One Night in Austin: Longhorn afternoon gives way to a local music evening
The University of Texas football team’s home opener on Saturday may have been a disconcerting affair, but out on the LBJ Library lawn across from the stadium before the game, the new Longhorn City Limits live music series had an auspicious debut. We opted to bypass the game itself in favor of sampling other shows happening around town as the evening wore on. Video highlights are above; here’s the full recap:
4 p.m.: Longhorn City Limits with Jimmie Vaughn and the Nightowls at LBJ Library Lawn. It’s quality Austin music, it’s free, and it’ll happen before each home game this year: This new addition to pregame tailgating rituals is a no-brainer. The crowd was a bit thin early on — the Nightowls began at 3:30 p.m.; we arrived about halfway through their hourlong set — but the group’s horn-spiked soul revue set a lively tone for the day.
When blues guitar great Vaughan took the stage at 5 p.m. with his Tilt-A-Whirl Band, quite a few more people were in the crowd, about 99 percent of them wearing orange — including a few Longhorn cheerleaders who joined Vaughan onstage for a number early in the set. During the game later on, UT announced that country-rock band Reckless Kelly will be playing next week’s Longhorn City Limits concert before the USC game.
6:15 p.m.: Bobby Whitlock & CoCo Carmel at Saxon Pub. A key member of Eric Clapton’s circa-1970 band Derek & the Dominos, Whitlock is one of those rock ’n’ roll treasures who happened to settle down in Austin, moving here many years ago with Carmel, his wife and musical partner. The duo generally plays every few weeks at the Saxon, and it’s one of the best gigs in town.
Whitlock’s prone to going off on tangents when he starts talking about the good old days, but those tangents are almost always fascinating. An integral musician who also played on key records by George Harrison and the Rolling Stones, Whitlock noted Saturday that “I hang my hat on ‘Layla,’ ‘All Things Must Pass’ and ‘Exile on Main Street.’ It’s a pretty good hat rack.” Indeed.
The pair played some songs on acoustic guitars before Whitlock moved to keyboards and Carmel picked up the saxophone. Both phases of the show were musically quite lovely, gradually building to the obvious yet still riveting finale of “Bell Bottom Blues,” the Whitlock-penned Dominos tune for which he’s most famous. Tagging it with the iconic piano coda that he added to Clapton’s “Layla,” Whitlock gave the crowd a smile, thanked everyone for coming and invited them back again soon. If you’re an Austin music fan and you haven’t taken in this gig yet, move it to the top of your list.
8 p.m.: Michael Nesmith & the First National Band at Paramount Theatre. A square peg amid our typically local-focused “One Night” itineraries, this touring show by the legendary Monkees member played up his early-1970s years playing country-folk-rock music. That focus made for quite a nice segue from Whitlock, whose heyday overlapped with Nesmith’s in the fertile Southern California scene of that era. (Groovers Paradise record store owner Greg Ellis noted that Nesmith even covered the Whitlock/Clapton tune “I Looked Away” on one of the First National Band albums.)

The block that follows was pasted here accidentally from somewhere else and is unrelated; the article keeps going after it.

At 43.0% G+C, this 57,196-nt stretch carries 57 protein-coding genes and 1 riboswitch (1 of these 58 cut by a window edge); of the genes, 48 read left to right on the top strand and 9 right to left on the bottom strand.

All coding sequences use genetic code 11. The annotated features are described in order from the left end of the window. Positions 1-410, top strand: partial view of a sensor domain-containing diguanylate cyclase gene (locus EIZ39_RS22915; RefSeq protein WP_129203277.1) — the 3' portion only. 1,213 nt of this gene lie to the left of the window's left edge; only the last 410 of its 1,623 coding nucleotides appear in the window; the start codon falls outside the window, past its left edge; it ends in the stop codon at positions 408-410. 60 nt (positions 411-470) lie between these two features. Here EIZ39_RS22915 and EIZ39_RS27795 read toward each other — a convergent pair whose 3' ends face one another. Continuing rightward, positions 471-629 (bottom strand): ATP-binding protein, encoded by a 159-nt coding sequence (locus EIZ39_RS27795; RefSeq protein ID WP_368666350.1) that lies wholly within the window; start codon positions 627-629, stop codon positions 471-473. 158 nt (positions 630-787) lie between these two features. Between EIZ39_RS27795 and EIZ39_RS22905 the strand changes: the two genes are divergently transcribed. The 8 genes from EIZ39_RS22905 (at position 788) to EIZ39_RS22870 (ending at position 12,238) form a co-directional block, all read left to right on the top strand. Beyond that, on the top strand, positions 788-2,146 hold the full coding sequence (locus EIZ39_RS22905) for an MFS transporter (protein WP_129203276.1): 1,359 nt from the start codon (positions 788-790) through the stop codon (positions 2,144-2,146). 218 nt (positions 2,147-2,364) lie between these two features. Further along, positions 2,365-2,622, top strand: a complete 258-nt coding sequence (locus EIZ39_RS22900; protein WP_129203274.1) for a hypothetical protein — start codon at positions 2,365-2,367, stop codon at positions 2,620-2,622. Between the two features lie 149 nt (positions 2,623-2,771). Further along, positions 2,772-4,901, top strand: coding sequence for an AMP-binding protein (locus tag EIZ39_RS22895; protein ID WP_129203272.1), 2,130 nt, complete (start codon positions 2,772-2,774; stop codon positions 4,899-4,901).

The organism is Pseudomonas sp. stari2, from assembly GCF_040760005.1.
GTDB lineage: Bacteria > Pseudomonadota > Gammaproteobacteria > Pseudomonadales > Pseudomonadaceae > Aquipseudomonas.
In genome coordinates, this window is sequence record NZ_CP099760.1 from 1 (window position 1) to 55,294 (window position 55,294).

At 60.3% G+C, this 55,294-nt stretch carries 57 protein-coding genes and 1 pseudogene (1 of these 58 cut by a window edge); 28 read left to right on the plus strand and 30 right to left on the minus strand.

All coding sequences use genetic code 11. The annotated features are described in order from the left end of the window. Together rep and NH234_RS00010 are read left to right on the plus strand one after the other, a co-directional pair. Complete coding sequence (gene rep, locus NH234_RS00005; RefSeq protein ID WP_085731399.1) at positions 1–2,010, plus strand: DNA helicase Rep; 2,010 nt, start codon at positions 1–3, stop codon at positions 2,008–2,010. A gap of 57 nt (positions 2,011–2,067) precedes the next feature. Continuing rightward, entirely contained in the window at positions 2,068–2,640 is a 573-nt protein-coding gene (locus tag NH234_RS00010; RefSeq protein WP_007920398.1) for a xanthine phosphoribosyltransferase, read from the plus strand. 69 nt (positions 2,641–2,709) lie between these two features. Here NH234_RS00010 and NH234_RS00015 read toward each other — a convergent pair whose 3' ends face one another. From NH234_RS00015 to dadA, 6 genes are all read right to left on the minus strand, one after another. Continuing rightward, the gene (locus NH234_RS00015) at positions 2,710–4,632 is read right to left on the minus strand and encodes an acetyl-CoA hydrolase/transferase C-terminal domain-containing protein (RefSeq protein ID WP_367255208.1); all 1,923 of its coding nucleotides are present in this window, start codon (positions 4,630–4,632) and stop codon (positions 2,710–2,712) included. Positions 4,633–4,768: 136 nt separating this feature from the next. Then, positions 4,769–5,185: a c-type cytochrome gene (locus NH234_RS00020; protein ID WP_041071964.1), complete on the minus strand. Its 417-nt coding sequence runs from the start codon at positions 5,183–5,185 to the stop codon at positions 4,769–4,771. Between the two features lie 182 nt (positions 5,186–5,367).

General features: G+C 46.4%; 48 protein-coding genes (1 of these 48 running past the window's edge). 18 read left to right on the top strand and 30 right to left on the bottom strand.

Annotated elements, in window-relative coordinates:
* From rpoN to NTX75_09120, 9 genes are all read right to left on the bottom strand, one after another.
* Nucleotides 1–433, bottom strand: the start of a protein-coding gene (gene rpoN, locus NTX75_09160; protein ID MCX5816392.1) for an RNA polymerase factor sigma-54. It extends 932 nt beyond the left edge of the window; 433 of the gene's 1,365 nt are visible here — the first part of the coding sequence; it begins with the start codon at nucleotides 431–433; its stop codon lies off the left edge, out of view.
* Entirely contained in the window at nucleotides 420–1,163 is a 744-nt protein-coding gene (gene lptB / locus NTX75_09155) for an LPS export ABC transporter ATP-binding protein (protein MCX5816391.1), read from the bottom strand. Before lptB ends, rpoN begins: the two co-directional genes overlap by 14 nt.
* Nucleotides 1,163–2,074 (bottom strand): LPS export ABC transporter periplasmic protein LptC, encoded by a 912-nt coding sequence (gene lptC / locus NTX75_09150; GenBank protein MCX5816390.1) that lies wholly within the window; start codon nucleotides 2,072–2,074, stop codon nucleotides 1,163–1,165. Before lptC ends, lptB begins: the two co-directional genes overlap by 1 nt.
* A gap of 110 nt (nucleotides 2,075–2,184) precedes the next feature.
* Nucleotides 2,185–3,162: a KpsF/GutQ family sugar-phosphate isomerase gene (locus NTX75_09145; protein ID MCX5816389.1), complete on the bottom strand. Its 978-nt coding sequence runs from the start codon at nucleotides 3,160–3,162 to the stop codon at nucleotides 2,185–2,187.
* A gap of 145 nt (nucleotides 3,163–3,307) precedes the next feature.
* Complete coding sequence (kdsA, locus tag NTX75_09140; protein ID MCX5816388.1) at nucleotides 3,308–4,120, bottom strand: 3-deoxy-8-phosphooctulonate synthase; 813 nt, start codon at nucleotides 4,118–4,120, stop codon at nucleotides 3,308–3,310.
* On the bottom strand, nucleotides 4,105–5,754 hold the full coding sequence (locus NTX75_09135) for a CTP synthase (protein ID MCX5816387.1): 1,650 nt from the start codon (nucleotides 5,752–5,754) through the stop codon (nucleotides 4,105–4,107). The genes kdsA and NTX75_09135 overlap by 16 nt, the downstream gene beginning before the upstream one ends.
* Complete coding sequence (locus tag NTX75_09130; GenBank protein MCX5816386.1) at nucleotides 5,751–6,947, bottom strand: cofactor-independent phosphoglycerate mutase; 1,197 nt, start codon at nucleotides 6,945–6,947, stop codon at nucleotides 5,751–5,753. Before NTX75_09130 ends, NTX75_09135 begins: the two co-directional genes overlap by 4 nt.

No other original First National members are aboard for this tour; only drummer Jonathan Ware is still living. But Nashville ace Pete Finney did a fine job re-creating the late Red Rhodes’ pedal steel runs and thus was a key member here, along with Nesmith’s sons Jonathan and Christian on guitars.
The most lovely moment, however, came mid-set when the band departed and left Nesmith to deliver three of his best-known compositions — “Propinquity,” “Different Drum” and “Papa Gene’s Blues” — just as he had done at L.A.’s famed Troubadour nightclub right after he wrote them. “Here I am, 50 years later,” Nesmith marveled, as the crowd basked in the special moment.
9:40 p.m.: Marfa Crush and Midcentury at ABGB. We caught only the last minute or so of Midcentury’s final song, but their closing instrumental jam was tight and impressive, whetting the appetite for catching them again another time. On this night, we were there mainly to see Marfa Crush, the new project of 19-year-old Marlon Sexton.
If you follow Austin music (or Bob Dylan, for that matter), you’re well aware of his father Charlie’s accomplishments. It’s easy to see a young Charlie in Marlon’s face, yet he’s a very different kind of singer, and the songs he’s writing with this band of similar-age friends have more to do with envelope-pushing atmospheric rock than anything Dylanesque. Marfa Crush is still in its infancy, but their charismatic performance on this night suggests this is a young band with enormous potential.
10:45 p.m.: The Mrs. at Lamberts. Celebrating the release of their new EP “Five Minutes,” this quartet featuring singer-guitarist Mandy Prater, singer-keyboardist Larissa Ness, bassist Jenny Mason and drummer Andra Liemandt drew a sold-out crowd to the small bar above Lamberts BBQ. Opening with the effervescent single “Hurricane” from the new EP, the group kept the mood in the room lively throughout.
A cover of the Lumineers’ signature tune “Ho Hey” went over well but seemed unnecessary, as the women write strong enough material on their own to let it carry them. They’re still relatively new (the group’s debut release came out last year) and perhaps are still building their catalogue, but the title track to the new EP suggests they’re hitting their stride and could become a breakout mainstream-pop act.